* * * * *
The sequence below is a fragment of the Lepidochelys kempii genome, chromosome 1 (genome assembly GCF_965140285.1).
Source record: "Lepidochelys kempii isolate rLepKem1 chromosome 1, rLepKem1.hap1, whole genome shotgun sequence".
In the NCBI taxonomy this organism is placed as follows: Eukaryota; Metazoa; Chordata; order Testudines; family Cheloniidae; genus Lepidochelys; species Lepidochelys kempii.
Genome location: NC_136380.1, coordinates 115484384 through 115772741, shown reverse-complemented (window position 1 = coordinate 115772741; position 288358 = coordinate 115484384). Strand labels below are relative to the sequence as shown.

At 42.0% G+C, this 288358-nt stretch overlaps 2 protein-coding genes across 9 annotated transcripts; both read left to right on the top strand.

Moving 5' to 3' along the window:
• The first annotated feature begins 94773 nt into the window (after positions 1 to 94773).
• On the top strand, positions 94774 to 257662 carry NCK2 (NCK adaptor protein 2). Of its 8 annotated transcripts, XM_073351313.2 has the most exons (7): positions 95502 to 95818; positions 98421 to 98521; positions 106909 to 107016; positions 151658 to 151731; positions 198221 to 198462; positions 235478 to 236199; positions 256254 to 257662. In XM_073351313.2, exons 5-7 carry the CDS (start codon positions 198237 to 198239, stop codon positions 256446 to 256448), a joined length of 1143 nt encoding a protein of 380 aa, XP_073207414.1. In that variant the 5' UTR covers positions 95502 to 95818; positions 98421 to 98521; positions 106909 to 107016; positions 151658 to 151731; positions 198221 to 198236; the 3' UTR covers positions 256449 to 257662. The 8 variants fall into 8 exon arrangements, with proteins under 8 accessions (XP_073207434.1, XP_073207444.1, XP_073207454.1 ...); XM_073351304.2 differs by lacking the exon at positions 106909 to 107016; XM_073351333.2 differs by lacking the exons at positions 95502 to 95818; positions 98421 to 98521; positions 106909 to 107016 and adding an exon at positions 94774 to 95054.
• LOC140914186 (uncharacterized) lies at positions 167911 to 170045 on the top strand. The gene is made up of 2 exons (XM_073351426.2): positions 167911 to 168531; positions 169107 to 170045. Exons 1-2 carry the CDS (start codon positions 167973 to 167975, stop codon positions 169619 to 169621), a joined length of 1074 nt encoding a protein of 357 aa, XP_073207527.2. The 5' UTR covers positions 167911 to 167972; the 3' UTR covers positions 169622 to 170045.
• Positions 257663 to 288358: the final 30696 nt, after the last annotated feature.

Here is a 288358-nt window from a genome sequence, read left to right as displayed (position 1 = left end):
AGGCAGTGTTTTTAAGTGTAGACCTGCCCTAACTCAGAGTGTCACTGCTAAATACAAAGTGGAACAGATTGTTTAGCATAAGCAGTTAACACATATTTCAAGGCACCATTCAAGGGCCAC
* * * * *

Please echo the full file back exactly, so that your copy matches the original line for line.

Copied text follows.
The sequence below is a fragment of the Lepidochelys kempii genome, chromosome 1 (genome assembly GCF_965140285.1).
Source record: "Lepidochelys kempii isolate rLepKem1 chromosome 1, rLepKem1.hap1, whole genome shotgun sequence".
In the NCBI taxonomy this organism is placed as follows: Eukaryota; Metazoa; Chordata; order Testudines; family Cheloniidae; genus Lepidochelys; species Lepidochelys kempii.
Genome location: NC_136380.1, coordinates 115484384 through 115772741, shown reverse-complemented (window position 1 = coordinate 115772741; position 288358 = coordinate 115484384). Strand labels below are relative to the sequence as shown.

At 42.0% G+C, this 288358-nt stretch overlaps 2 protein-coding genes across 9 annotated transcripts; both read left to right on the top strand.

Moving 5' to 3' along the window:
• The first annotated feature begins 94773 nt into the window (after positions 1 to 94773).
• On the top strand, positions 94774 to 257662 carry NCK2 (NCK adaptor protein 2). Of its 8 annotated transcripts, XM_073351313.2 has the most exons (7): positions 95502 to 95818; positions 98421 to 98521; positions 106909 to 107016; positions 151658 to 151731; positions 198221 to 198462; positions 235478 to 236199; positions 256254 to 257662. In XM_073351313.2, exons 5-7 carry the CDS (start codon positions 198237 to 198239, stop codon positions 256446 to 256448), a joined length of 1143 nt encoding a protein of 380 aa, XP_073207414.1. In that variant the 5' UTR covers positions 95502 to 95818; positions 98421 to 98521; positions 106909 to 107016; positions 151658 to 151731; positions 198221 to 198236; the 3' UTR covers positions 256449 to 257662. The 8 variants fall into 8 exon arrangements, with proteins under 8 accessions (XP_073207434.1, XP_073207444.1, XP_073207454.1 ...); XM_073351304.2 differs by lacking the exon at positions 106909 to 107016; XM_073351333.2 differs by lacking the exons at positions 95502 to 95818; positions 98421 to 98521; positions 106909 to 107016 and adding an exon at positions 94774 to 95054.
• LOC140914186 (uncharacterized) lies at positions 167911 to 170045 on the top strand. The gene is made up of 2 exons (XM_073351426.2): positions 167911 to 168531; positions 169107 to 170045. Exons 1-2 carry the CDS (start codon positions 167973 to 167975, stop codon positions 169619 to 169621), a joined length of 1074 nt encoding a protein of 357 aa, XP_073207527.2. The 5' UTR covers positions 167911 to 167972; the 3' UTR covers positions 169622 to 170045.
• Positions 257663 to 288358: the final 30696 nt, after the last annotated feature.

Here is a 288358-nt window from a genome sequence, read left to right as displayed (position 1 = left end):
AGGCAGTGTTTTTAAGTGTAGACCTGCCCTAACTCAGAGTGTCACTGCTAAATACAAAGTGGAACAGATTGTTTAGCATAAGCAGTTAACACATATTTCAAGGCACCATTCAAGGGCCAC